“Before I got that call that I was selected to be part of the program, I was really struggling to keep on top of my bills and responsibilities. And now that I’m on this fixed income, it’s helped me get really good at managing my money and making sure I’m staying on top of everything and using this opportunity wisely. I’m hopeful that I can only go up from here.”
Tia agreed, adding:
“I know people say that if you have programs like these, people will stop working. I don’t personally understand that—I mean, I think it’s fine if someone made that choice, but for me I’ll always want to be working, I want to be adding to my money, not decreasing it. It’s not about not working; it’s about just being able to take a little time off—to take a week and spend it with your kids, then go back to work. I wasn’t able to do that before, to have that time off without being worried about covering the bills.
“And the things I was able to do in that year, I’m still benefiting from now. And I really don’t think I would’ve been able to do those things otherwise, or it would’ve taken so much longer. So just being able to accomplish things faster, that was huge. For me, being able to get out of affordable housing was such a big step.”
“People say if you have programs like these, people will stop working. … It’s not about not working; it’s about just being able to take a little time off—to take a week and spend it with your kids, then go back to work. I wasn’t able to do that before, to have that time off without being worried about covering the bills.”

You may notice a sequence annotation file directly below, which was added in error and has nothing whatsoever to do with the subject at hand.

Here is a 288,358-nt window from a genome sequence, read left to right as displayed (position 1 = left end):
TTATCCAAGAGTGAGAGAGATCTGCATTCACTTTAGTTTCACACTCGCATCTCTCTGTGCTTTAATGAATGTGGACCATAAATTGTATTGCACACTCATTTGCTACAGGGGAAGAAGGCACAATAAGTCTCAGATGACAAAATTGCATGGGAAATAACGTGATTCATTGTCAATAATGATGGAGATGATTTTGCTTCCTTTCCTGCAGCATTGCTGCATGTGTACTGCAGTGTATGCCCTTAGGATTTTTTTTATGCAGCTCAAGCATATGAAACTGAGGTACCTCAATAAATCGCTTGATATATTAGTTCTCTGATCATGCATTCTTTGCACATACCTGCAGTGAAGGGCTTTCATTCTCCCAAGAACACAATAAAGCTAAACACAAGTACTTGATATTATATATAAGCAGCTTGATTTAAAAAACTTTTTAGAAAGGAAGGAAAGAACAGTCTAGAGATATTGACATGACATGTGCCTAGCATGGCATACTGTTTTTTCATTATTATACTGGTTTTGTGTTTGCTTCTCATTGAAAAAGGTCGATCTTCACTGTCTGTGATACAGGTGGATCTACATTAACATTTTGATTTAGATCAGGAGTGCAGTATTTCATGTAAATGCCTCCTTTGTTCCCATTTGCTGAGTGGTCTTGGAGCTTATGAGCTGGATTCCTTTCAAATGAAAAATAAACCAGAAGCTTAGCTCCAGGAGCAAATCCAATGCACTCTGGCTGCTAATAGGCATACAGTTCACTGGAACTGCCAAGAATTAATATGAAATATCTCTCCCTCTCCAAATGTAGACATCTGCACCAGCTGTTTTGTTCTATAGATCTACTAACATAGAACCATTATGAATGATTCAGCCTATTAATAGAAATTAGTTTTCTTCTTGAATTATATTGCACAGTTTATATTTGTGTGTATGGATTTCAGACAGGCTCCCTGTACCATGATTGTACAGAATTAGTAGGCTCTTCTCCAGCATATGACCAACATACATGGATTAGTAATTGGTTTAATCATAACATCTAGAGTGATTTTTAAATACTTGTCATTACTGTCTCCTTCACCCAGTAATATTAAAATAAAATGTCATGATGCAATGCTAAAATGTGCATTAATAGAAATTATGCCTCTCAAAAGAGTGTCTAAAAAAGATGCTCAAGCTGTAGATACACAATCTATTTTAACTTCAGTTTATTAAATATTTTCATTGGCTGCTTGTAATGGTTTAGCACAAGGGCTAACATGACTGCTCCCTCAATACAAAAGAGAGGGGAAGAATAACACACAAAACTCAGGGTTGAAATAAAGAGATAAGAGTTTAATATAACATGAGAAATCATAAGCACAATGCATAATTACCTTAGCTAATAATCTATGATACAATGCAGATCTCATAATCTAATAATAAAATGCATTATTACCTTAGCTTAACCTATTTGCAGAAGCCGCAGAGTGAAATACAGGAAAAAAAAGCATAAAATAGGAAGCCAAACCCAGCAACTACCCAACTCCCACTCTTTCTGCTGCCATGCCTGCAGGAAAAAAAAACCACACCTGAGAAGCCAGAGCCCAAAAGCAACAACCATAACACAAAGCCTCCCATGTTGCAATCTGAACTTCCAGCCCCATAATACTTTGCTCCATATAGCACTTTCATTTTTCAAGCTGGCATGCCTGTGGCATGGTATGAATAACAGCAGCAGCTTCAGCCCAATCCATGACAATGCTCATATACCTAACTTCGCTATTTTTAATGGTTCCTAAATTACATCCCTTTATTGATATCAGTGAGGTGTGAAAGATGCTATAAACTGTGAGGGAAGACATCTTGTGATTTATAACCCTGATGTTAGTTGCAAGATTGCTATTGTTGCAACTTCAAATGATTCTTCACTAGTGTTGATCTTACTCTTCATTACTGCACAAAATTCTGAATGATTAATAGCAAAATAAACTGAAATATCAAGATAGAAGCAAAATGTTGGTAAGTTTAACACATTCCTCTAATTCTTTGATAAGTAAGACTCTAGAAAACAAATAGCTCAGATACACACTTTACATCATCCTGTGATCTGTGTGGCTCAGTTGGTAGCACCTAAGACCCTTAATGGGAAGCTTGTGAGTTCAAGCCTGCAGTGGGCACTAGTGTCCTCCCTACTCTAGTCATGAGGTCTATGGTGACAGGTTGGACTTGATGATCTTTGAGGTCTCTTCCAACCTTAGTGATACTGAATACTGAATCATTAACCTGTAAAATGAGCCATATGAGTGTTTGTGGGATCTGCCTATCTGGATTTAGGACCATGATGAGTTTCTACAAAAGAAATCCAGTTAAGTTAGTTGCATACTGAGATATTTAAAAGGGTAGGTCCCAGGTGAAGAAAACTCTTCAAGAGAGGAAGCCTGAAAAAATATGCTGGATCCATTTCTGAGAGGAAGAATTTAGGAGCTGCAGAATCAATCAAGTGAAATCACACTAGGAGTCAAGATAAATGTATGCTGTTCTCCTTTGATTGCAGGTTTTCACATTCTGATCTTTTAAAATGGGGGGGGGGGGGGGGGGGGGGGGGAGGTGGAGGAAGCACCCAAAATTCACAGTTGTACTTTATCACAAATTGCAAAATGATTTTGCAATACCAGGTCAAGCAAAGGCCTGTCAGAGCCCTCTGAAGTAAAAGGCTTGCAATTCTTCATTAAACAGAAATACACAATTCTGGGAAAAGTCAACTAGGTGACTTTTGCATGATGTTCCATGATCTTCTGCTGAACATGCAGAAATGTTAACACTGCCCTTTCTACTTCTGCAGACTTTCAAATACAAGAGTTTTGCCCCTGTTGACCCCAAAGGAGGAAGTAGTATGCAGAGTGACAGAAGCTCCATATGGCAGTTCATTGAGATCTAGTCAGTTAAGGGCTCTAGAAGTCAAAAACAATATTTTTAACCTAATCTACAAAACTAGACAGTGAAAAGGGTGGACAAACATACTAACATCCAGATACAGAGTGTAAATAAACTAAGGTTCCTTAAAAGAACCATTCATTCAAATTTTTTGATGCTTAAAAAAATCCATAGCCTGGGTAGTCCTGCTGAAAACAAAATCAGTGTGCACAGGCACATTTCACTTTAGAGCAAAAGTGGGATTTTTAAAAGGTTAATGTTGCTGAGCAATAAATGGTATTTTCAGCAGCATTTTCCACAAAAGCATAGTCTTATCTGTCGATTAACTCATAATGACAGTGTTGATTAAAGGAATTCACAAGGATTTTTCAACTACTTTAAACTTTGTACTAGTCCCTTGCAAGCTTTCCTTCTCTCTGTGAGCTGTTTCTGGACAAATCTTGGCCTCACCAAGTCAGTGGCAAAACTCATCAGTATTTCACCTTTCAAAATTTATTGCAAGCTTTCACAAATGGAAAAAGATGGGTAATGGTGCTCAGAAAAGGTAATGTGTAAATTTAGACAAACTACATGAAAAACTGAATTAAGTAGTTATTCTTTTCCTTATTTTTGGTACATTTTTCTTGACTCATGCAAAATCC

On an individual level, guaranteed income, even for just a year, made a tremendous difference in the lives of these women and their families. And the results speak for themselves—the percentage of MMT participants able to pay all their bills without additional support soared from 37 percent to 80 percent during the program.
Similarly, after receiving guaranteed payments for a year, 85 percent of participating moms had completed their high school education, compared to 63 percent at the beginning of the program. MMT mothers were also 20 percent more likely to have children performing at or above grade level, and were 27 percent more likely to seek needed medical care than other moms not receiving guaranteed income.
A federal guaranteed income could decimate poverty rates and help marginalized communities grow and recover from generations of economic challenges. Like the stimulus checks, guaranteed income puts cash directly into the hands of people who need it most, without requiring people to use it in specific ways. This economic freedom allows recipients to make the best decisions for their families, and gives them the freedom to save, spend or invest in their long term goals.
By trusting low-income people and giving them the opportunity to develop a safety net, a federal guaranteed income policy would help address poverty in the U.S., prioritize the most vulnerable communities and help the country recover from the COVID-19 pandemic.
Front and Center is a groundbreaking series of op-eds—published by Ms. and created in partnership with the Magnolia Mother’s Trust—which aims to put front and center the voices of Black women who are affected most by the often-abstract policies currently debated at the national level. Get caught up here.